• Kerry Bowness

Elderflower Jelly

Updated: Aug 28, 2019

This delightful and delicate jelly allows the wonderful flavour of Elderflowers throughout the year. It is delicious on hot toast or with scones


Elder is in flower from May to June and has a distinctive fragrance

When harvesting Elder flowers, don't forget to give each flower a sniff to make sure the fragrance is good and sweet. Avoid anything that smells of "cat pee" or flowers that have started to brown


Recipe ingredients - makes 1.5 litre of jelly

10-15 large Elder flower heads

1l water

1kg jam sugar, or sugar and a packet of pectin powder

1tsp citric acid or 2tbs lemon juice


Method

  1. Agitate flower heads to remove any insects

  2. Pick through and remove any leaves, twigs or detritus

  3. Pour water (cold) into a large container and place the flower heads flowers down into the water

  4. Cover the container with muslin and leave in a cool dark place for three days

  5. Remove the flowers and strain the liquid through a scalded jelly bag into a non-reactive pan with a lid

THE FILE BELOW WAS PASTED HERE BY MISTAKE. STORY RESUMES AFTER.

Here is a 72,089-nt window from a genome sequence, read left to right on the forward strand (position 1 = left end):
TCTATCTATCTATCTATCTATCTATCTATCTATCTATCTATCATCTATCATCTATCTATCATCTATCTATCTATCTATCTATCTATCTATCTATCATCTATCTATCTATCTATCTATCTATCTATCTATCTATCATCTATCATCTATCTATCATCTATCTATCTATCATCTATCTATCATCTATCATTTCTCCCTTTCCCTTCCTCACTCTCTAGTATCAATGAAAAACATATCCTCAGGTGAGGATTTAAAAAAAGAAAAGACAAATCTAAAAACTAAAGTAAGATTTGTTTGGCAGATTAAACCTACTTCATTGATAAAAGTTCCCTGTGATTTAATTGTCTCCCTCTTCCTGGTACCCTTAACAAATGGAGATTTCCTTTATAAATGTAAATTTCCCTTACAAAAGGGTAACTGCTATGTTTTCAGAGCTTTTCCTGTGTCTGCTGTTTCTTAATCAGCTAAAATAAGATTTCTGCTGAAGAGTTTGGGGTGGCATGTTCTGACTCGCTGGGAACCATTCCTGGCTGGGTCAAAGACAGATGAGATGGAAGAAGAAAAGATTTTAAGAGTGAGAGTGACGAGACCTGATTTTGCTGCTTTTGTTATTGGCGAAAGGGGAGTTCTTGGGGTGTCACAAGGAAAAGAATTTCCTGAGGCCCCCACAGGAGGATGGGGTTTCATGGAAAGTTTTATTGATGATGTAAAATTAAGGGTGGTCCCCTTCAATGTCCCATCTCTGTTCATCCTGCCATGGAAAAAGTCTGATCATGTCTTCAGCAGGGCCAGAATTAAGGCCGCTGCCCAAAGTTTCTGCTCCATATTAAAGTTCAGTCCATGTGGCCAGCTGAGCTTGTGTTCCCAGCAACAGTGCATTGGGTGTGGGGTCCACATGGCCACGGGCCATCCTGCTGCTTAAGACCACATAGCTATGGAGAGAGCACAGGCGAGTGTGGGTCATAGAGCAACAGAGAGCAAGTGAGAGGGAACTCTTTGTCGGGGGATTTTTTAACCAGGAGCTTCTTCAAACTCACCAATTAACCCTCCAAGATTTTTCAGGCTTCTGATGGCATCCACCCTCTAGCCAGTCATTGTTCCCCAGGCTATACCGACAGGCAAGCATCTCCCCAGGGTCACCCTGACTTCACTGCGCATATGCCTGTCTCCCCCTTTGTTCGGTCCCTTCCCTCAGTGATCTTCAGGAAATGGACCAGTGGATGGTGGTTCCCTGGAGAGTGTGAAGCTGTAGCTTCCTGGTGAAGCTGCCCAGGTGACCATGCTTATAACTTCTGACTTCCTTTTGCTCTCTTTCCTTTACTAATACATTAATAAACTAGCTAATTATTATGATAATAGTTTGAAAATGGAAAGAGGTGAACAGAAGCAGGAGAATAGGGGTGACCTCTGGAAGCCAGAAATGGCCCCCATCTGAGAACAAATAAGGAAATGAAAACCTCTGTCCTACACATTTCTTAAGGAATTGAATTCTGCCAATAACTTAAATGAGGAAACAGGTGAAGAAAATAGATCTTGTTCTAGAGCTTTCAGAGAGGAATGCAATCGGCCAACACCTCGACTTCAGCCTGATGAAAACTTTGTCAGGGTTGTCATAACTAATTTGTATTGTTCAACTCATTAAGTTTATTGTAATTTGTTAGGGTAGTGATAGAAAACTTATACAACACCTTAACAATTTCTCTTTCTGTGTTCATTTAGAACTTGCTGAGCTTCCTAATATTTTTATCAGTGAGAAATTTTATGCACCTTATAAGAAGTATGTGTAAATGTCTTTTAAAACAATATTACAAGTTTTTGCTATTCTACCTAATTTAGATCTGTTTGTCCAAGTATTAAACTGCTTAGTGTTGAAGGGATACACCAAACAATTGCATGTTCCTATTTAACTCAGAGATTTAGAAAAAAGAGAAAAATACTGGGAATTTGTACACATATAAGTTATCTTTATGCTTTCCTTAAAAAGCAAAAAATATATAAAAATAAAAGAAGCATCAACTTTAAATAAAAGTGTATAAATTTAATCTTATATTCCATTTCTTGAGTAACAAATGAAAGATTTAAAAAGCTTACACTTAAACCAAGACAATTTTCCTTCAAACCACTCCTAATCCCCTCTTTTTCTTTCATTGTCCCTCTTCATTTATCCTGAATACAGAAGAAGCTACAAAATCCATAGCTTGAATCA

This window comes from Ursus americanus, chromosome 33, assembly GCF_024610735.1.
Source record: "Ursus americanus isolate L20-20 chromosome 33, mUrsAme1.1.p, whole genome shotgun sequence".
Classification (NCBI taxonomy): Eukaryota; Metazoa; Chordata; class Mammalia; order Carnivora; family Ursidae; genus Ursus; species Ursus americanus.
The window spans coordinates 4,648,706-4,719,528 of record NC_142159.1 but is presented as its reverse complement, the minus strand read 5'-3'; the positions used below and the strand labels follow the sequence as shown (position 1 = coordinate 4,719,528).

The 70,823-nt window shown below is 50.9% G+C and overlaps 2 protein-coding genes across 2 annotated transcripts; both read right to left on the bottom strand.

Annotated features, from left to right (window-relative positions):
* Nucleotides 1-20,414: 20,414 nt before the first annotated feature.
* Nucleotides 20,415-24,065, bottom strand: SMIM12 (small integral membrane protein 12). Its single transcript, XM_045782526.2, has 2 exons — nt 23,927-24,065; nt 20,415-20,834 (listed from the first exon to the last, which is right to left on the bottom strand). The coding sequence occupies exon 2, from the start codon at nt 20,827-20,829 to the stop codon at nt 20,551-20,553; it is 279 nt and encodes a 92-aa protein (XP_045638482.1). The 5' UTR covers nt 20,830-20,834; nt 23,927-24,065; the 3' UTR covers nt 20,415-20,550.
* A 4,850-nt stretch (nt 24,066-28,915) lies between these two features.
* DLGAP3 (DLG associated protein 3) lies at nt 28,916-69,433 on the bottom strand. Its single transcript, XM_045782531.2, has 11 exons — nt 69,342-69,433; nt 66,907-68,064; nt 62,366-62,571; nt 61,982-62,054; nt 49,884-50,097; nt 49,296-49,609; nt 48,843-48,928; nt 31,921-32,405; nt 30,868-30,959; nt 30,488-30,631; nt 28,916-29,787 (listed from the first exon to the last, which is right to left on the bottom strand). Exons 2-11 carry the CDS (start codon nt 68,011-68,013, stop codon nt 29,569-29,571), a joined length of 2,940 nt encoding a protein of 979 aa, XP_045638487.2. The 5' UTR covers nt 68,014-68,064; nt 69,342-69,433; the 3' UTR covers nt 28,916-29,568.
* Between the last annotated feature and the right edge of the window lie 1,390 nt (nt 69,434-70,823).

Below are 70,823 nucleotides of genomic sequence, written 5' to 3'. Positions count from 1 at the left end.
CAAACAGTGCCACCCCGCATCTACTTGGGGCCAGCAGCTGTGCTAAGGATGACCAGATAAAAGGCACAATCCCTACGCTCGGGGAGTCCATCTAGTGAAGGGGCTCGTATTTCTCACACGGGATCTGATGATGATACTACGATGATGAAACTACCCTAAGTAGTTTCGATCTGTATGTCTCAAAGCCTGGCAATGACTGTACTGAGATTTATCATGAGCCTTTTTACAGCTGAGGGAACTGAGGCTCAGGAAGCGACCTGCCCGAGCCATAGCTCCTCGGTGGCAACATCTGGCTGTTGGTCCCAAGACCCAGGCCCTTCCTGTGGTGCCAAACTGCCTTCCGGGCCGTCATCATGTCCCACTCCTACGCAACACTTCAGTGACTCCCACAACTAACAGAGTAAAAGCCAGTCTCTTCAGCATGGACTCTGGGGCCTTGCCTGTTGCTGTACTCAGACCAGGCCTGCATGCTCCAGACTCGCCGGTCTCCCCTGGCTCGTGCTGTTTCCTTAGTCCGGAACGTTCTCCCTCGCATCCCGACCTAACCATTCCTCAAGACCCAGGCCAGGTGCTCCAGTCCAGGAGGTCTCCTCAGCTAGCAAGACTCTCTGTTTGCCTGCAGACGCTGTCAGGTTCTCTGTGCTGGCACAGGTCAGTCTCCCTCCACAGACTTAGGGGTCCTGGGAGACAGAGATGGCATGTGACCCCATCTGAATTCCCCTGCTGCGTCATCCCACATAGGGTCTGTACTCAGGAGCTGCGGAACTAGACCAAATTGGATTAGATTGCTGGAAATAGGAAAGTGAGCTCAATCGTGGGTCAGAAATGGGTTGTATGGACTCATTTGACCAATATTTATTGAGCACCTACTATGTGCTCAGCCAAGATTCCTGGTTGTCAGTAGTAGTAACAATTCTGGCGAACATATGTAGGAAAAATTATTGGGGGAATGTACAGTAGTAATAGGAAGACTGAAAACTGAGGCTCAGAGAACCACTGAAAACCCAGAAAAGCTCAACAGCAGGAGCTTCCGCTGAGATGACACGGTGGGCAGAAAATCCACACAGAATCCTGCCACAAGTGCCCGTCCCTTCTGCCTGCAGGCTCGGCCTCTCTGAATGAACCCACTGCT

6. Prepare sterilised jam jars

  7. Add sugar/sugar plus pectin powder and citric acid/lemon juice

  8. Keeping the lid on as much as possible, bring to a rolling boil until set point is reached (easiest way to achieve this is to use a sugar thermometer - when temperature reaches 105C that is set point)

  9. Pour in to sterilised jars, complete by canning and allow to cool

If jars are sterilised and canned correctly, your jelly should last for 1 year unopened, and 1 month opened and stored in a refrigerator.


Discover more wild edibles and recipes on a foraging course and read more about Elder here.


Always stay safe when foraging. You need to be 100% sure of your identification, 100% sure that your foraged item is edible, and 100% sure that you are not allergic to it (it is good practice to always try a small amount of any new food you are consuming). If in doubt, leave it out!